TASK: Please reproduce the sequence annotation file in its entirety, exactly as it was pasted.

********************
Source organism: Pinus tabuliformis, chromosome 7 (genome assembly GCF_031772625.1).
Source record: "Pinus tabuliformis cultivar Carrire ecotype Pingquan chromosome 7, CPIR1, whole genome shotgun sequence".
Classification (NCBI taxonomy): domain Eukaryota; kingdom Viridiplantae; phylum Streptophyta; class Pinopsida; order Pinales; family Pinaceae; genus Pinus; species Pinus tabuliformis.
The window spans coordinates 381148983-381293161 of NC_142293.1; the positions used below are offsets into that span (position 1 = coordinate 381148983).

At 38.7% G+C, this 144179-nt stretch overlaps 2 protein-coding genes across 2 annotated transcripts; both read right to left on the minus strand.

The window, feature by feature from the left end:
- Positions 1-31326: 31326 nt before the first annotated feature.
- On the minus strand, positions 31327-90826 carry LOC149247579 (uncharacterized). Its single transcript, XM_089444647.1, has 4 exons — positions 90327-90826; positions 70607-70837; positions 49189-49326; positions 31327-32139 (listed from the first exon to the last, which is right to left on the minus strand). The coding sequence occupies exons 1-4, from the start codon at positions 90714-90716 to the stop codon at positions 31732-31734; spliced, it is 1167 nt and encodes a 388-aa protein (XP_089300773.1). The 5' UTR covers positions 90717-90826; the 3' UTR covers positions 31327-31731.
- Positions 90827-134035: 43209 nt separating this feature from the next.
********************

Source organism: Pinus tabuliformis, chromosome 7 (genome assembly GCF_031772625.1).
Source record: "Pinus tabuliformis cultivar Carrire ecotype Pingquan chromosome 7, CPIR1, whole genome shotgun sequence".
Classification (NCBI taxonomy): domain Eukaryota; kingdom Viridiplantae; phylum Streptophyta; class Pinopsida; order Pinales; family Pinaceae; genus Pinus; species Pinus tabuliformis.
The window spans coordinates 381148983-381293161 of NC_142293.1; the positions used below are offsets into that span (position 1 = coordinate 381148983).

At 38.7% G+C, this 144179-nt stretch overlaps 2 protein-coding genes across 2 annotated transcripts; both read right to left on the minus strand.

The window, feature by feature from the left end:
- Positions 1-31326: 31326 nt before the first annotated feature.
- On the minus strand, positions 31327-90826 carry LOC149247579 (uncharacterized). Its single transcript, XM_089444647.1, has 4 exons — positions 90327-90826; positions 70607-70837; positions 49189-49326; positions 31327-32139 (listed from the first exon to the last, which is right to left on the minus strand). The coding sequence occupies exons 1-4, from the start codon at positions 90714-90716 to the stop codon at positions 31732-31734; spliced, it is 1167 nt and encodes a 388-aa protein (XP_089300773.1). The 5' UTR covers positions 90717-90826; the 3' UTR covers positions 31327-31731.
- Positions 90827-134035: 43209 nt separating this feature from the next.